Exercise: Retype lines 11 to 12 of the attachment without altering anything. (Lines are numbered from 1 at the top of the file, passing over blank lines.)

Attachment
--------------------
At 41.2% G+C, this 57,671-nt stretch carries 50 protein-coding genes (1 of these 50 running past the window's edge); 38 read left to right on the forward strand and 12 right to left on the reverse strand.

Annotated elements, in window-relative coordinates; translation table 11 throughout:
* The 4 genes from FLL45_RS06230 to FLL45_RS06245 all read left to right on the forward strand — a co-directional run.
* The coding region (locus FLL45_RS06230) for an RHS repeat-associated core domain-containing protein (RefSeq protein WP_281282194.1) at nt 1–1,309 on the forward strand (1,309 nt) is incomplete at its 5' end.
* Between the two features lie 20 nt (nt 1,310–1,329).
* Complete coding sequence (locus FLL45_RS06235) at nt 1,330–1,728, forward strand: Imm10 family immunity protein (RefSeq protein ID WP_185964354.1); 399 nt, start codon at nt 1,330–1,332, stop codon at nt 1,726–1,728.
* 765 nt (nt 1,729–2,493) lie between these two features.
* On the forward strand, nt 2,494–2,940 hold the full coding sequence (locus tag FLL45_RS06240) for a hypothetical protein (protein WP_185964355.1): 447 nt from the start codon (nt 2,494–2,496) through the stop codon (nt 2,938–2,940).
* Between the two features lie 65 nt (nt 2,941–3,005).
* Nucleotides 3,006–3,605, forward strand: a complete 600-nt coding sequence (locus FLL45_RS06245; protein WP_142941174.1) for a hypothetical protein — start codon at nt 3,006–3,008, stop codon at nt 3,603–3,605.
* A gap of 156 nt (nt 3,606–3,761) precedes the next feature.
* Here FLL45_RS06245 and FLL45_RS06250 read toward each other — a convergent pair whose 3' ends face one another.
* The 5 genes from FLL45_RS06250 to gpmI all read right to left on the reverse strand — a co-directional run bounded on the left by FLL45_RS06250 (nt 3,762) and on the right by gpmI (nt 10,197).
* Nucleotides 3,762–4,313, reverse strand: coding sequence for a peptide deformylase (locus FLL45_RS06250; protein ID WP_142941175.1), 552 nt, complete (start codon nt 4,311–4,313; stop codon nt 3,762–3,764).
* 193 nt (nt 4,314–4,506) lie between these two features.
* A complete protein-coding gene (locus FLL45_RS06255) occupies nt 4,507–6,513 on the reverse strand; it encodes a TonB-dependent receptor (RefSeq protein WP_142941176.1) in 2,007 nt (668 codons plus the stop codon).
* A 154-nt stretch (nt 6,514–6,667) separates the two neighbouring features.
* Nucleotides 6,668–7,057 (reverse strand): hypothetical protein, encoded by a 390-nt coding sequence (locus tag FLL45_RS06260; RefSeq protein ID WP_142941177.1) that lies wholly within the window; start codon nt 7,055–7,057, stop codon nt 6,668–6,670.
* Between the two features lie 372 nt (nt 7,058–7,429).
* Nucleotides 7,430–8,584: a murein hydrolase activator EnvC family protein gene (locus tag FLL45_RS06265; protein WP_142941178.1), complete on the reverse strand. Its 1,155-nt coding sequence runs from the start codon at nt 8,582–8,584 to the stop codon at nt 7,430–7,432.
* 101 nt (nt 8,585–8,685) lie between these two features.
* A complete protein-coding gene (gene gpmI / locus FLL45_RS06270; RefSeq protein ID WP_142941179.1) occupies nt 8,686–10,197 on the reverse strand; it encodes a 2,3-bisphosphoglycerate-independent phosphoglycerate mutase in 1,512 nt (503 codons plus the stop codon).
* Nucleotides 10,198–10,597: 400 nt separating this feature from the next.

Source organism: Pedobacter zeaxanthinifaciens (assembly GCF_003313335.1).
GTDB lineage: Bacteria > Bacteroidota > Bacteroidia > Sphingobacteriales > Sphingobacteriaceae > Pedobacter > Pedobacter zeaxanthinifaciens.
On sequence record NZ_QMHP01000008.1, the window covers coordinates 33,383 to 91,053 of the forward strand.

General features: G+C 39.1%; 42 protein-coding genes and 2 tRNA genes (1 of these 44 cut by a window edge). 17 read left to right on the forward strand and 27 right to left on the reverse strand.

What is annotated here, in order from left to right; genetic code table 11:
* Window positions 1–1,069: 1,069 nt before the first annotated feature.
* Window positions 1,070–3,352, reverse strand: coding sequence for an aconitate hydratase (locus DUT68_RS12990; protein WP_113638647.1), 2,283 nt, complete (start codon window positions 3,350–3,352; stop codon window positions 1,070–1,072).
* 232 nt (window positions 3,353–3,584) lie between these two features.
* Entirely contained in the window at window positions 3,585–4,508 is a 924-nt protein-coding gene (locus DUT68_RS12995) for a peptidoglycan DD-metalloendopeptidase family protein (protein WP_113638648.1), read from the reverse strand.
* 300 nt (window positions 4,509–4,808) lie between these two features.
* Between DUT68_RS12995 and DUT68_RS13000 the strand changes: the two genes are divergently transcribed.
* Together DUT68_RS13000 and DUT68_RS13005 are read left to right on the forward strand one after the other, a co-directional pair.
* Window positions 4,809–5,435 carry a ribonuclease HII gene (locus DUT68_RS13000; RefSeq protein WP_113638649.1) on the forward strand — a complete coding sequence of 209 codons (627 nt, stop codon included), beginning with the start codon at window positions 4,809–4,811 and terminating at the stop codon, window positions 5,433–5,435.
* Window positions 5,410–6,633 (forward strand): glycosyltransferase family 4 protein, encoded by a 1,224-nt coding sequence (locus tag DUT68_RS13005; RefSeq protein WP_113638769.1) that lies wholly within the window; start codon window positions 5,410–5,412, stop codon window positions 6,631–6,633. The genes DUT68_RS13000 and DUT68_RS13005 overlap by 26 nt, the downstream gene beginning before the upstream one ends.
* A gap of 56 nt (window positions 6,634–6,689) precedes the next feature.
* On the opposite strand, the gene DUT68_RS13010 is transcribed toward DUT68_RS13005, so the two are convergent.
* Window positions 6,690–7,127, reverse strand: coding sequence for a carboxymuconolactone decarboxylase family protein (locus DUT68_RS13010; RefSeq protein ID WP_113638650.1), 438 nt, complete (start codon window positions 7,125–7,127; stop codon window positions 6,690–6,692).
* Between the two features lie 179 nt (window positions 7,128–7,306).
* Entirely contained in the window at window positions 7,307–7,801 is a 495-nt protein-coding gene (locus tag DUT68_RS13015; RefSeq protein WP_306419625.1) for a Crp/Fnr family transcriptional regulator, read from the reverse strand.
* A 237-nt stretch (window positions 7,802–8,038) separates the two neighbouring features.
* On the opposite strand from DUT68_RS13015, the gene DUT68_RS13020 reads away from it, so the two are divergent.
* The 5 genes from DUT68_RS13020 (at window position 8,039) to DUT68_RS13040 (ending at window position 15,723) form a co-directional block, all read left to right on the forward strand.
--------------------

* A gap of 156 nt (nt 3,606–3,761) precedes the next feature.
* Here FLL45_RS06245 and FLL45_RS06250 read toward each other — a convergent pair whose 3' ends face one another.